by   David Hancock

 If any recognised breed of dog is to progress then the accurate awarding of prizes is vital to the improvement of the breed. Winning dogs get bred from; but unworthy winners being bred from can harm the breed. For newcomers, the judge's placings represent an order of merit; the judge's subsequent critique should provide guidance on what was good and what was not so good about the entry. Of course the act of judging has to involve subjective assessment. The writing of a critique by a judge should indicate why the decisions made were made. Every judge should be able to justify his actions in print. Sadly, all too many published critiques tell you more about the judge than they do about the dogs exhibited under that person. That is of very little value to the breed concerned.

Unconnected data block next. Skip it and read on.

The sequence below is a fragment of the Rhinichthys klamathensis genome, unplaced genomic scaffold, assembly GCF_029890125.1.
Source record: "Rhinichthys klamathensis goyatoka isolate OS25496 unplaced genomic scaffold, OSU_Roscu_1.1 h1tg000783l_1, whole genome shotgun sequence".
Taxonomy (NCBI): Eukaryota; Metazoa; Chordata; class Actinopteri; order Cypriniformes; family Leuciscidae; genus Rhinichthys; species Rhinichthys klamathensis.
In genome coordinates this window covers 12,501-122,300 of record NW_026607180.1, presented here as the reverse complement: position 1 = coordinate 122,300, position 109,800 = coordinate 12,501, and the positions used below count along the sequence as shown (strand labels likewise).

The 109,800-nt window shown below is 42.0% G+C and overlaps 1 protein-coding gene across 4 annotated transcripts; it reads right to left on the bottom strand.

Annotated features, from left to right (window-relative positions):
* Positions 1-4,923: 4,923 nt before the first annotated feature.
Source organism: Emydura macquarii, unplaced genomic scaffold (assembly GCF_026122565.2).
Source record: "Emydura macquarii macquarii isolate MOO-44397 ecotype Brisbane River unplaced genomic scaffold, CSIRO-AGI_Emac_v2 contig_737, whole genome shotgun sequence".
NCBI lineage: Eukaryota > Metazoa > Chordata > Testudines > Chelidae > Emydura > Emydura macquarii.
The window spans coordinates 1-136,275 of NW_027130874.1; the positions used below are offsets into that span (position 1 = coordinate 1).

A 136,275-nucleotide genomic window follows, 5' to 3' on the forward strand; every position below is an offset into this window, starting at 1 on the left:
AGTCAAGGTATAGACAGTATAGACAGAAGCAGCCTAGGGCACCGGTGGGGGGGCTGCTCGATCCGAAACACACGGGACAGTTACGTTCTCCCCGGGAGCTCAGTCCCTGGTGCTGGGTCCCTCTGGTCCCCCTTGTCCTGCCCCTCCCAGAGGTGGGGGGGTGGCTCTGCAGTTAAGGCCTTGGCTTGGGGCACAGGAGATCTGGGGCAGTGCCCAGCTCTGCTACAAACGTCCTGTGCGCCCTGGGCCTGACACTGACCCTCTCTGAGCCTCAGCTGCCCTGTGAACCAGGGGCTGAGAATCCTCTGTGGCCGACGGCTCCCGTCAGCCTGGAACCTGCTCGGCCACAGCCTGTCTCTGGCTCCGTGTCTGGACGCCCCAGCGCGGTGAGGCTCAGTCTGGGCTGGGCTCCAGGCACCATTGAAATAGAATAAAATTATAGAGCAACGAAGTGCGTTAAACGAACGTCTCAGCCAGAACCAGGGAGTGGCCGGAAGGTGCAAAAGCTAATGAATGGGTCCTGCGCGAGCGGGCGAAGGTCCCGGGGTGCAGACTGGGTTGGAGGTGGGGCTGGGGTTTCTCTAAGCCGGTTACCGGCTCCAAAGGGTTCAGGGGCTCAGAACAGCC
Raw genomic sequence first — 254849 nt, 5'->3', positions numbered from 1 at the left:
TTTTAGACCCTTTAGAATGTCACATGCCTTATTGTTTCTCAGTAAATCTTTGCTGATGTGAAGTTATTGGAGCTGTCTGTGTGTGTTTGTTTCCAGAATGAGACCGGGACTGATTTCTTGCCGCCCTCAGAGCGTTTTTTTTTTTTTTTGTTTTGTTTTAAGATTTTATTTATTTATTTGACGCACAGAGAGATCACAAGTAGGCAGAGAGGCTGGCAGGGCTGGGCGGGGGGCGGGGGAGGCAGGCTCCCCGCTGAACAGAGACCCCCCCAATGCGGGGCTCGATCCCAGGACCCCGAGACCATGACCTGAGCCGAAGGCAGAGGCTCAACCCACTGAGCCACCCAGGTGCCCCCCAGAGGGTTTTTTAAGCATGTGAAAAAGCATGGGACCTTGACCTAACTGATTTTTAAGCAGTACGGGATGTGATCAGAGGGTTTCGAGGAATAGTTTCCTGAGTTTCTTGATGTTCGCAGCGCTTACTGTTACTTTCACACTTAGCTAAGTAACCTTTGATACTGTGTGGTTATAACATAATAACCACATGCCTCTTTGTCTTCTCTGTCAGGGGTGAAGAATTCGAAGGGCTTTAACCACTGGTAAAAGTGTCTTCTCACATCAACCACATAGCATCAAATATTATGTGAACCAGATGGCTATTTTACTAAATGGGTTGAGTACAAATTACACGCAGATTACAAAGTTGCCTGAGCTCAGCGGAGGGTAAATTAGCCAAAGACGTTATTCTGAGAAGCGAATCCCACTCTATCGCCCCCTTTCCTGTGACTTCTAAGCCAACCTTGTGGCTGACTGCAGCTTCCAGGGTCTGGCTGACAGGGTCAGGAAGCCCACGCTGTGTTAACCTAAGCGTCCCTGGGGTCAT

I am not at all surprised that show entries are falling. An exhibitor, paying an entry fee, has an absolute right to have a competent judge assessing their entry AND to be able to read a written justification of the judge's placings subsequently. A critique from the appointed judge should be part of the contract between the show secretary or committee and the judge. Unless a full and comprehensive critique is submitted by the judge then that person has not fulfilled their obligation to those paying good money to enter under him or her. The writing of a detailed critique should be the way a judge earns a future appointment. It doesn't have to be an erudite essay from an English graduate; but it should be a clear expression of the reasons why decisions were made, and, ideally, a view on the state of the breed, as exemplified by the entry.